You certainly wouldn’t want to have this much internal dialog all the way through a book. It needs to serve a purpose. In this case, we want to get the reader emotionally invested in the scene, and the best way to do that is to let us see what the character is thinking. But if the hero is deciding between a bagel or a donut, you wouldn’t want to show us his calculating the calories of each. That would get old fast.

        At first, it can feel unnatural, but I think the more you write, the more intuitive it becomes.

  7. This is a great article. I know I’m certainly guilty of getting lazy and writing scenes as I see them instead of delving into the character. I’m about to begin revision, and I can already think of places I need to expand and deepen. Thanks for the insight!

  8. This is the best example I’ve seen on this subject! I’m so glad I found it. My stories end up being like the ‘before’ and I never really liked it. It felt like something was off. You’ve really opened my eyes. I tried this on a scene I was working on and now it sounds much better! Now I must look for more tips and keep on writing.

  9. I like how you demonstrate internal thoughts in third person. Many writers want to switch to first person in italics. To me this loses the continuity of the story. So right, body movements and facial expressions keep the reader on the outside of the character. Your before and after is so helpful! Thank you!

  10. Wow. This has helped a LOT! I’ve had more compliments on one scene that I did this with, but didn’t really know concrete what I was doing. The difference was I put myself there, slowed down, and actually physically moved the way the character would, felt what she would have felt. It was amazing. Thank you so so much for sharing!!

  11. This is great, but it bothers me slightly. This “slow” method of writing matches the woman’s trepidation and reluctance to learn the truth. But often emotions are felt, and acted on in an instant, and I’m rather uncomfortably aware of the fact that describing something in detail can turn a couple of seconds into a page or more.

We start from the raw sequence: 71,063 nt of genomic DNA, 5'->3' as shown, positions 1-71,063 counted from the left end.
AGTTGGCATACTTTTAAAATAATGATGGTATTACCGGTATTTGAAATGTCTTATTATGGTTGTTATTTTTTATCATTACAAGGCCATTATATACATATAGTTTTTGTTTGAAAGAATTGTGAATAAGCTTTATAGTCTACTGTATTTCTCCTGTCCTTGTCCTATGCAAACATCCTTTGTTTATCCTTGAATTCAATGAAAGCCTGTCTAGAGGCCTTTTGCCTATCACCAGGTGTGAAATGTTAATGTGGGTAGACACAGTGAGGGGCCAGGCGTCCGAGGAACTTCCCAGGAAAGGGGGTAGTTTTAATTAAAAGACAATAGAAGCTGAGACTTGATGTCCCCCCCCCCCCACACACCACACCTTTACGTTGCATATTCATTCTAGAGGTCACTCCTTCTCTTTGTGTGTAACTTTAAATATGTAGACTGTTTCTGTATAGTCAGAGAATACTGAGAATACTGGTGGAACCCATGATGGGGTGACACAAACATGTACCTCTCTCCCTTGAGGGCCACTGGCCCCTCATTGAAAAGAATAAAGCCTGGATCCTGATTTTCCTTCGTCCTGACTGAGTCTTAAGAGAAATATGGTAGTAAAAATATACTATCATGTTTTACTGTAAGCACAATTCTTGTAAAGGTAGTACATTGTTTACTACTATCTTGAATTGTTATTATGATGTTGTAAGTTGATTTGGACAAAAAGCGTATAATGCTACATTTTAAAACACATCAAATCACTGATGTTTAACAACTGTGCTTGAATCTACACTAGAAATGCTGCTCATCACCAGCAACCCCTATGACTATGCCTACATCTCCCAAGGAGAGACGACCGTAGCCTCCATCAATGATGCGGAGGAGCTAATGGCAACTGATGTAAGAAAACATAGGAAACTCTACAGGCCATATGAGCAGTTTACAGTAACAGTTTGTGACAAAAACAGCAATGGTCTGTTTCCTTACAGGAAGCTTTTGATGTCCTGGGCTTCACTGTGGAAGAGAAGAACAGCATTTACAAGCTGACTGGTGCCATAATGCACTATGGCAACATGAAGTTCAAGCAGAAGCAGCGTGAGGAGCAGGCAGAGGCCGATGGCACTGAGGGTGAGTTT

12. This opened my eyes to why writers have to pace a story. Just earlier, I was editing and rewriting parts of my story. It took hours, but it was worth it in the end.

    I think the line that stuck out to me was, ‘How did she dream of beaches and butterflies while her son passed into eternity?’

    I don’t even know how to describe why I like this line so much. I just do.

    Thank you for this wonderful article. Otherwise, I wouldn’t have completely understood why pacing and emotions are so important in writing.

  13. Great article. This is what I need to improve my writing. In your example it might go too long and it gets repetitive with the woman’s fears. If it was a tad shorter might be better. Just a thought.

  14. Great article. Is it say that I thought the first version was good? The second version elicited a deeper emotional experience, but I thought it told a lot. I can’t seem to find that line. The first version was active, but it did have the typical overdone descriptions. Then I read other books, and I see all sorts of contradictions from what I learn on writing sites. Sighing, knees wobbling, lips curling, eyes narrowing, jumping back, staring. I thought relying on action was great! I thought I found it….back to the drawing board.

    1. Susanne gives good advice. I don’t have an answer. First pass, my characters do a lot of breathing–sighing, heaving, inhaled frustrated breaths. It’s as if I fear they’ll suffocate if I don’t have them breathe a couple of time son every page. 🙂

  15. My characters’ eyes are lighting up all the time, and I have character beaming. Subject verb direct object. How do I break from this tyranny? lol

  16. As a young writer I constantly have the “show don’t tell” philosophy thrown at me and I have read countless posts telling me that “if you’re telling the emotion even just a little bit rather than just completely showing it, you’re doing it wrong” blah blah blah, you get the picture.
    So to read this post has definitely changed my perspective on the delicate handling of emotion.
    You have demonstrated, in my opinion, a perfect balance of show and tell, so that I haven’t just been informed of the character’s feelings, their responses to traumatic events, and their life-but rather I’ve been whisked right into the character’s life to watch it all unfold.